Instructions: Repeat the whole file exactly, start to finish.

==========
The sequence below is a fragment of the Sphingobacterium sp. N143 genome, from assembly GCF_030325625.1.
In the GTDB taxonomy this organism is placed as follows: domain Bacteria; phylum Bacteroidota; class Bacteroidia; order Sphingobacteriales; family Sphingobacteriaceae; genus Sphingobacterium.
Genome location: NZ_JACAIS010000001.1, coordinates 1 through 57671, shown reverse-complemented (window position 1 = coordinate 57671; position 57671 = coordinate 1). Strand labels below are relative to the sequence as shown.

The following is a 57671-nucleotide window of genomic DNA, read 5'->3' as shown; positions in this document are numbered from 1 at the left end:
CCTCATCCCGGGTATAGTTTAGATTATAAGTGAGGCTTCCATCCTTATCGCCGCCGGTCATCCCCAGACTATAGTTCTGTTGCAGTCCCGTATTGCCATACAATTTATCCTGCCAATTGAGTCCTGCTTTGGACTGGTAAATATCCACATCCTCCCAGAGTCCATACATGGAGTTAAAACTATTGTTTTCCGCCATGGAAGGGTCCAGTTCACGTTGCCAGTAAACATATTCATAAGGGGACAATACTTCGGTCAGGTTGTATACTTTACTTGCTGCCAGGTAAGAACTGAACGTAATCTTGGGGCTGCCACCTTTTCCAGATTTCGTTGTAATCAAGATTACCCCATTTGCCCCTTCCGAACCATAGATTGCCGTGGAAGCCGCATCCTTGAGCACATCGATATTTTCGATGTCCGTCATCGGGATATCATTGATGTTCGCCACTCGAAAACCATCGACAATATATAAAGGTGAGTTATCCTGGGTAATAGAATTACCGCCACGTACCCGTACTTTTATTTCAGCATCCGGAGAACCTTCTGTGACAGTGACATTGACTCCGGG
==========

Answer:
The sequence below is a fragment of the Sphingobacterium sp. N143 genome, from assembly GCF_030325625.1.
In the GTDB taxonomy this organism is placed as follows: domain Bacteria; phylum Bacteroidota; class Bacteroidia; order Sphingobacteriales; family Sphingobacteriaceae; genus Sphingobacterium.
Genome location: NZ_JACAIS010000001.1, coordinates 1 through 57671, shown reverse-complemented (window position 1 = coordinate 57671; position 57671 = coordinate 1). Strand labels below are relative to the sequence as shown.

The following is a 57671-nucleotide window of genomic DNA, read 5'->3' as shown; positions in this document are numbered from 1 at the left end:
CCTCATCCCGGGTATAGTTTAGATTATAAGTGAGGCTTCCATCCTTATCGCCGCCGGTCATCCCCAGACTATAGTTCTGTTGCAGTCCCGTATTGCCATACAATTTATCCTGCCAATTGAGTCCTGCTTTGGACTGGTAAATATCCACATCCTCCCAGAGTCCATACATGGAGTTAAAACTATTGTTTTCCGCCATGGAAGGGTCCAGTTCACGTTGCCAGTAAACATATTCATAAGGGGACAATACTTCGGTCAGGTTGTATACTTTACTTGCTGCCAGGTAAGAACTGAACGTAATCTTGGGGCTGCCACCTTTTCCAGATTTCGTTGTAATCAAGATTACCCCATTTGCCCCTTCCGAACCATAGATTGCCGTGGAAGCCGCATCCTTGAGCACATCGATATTTTCGATGTCCGTCATCGGGATATCATTGATGTTCGCCACTCGAAAACCATCGACAATATATAAAGGTGAGTTATCCTGGGTAATAGAATTACCGCCACGTACCCGTACTTTTATTTCAGCATCCGGAGAACCTTCTGTGACAGTGACATTGACTCCGGG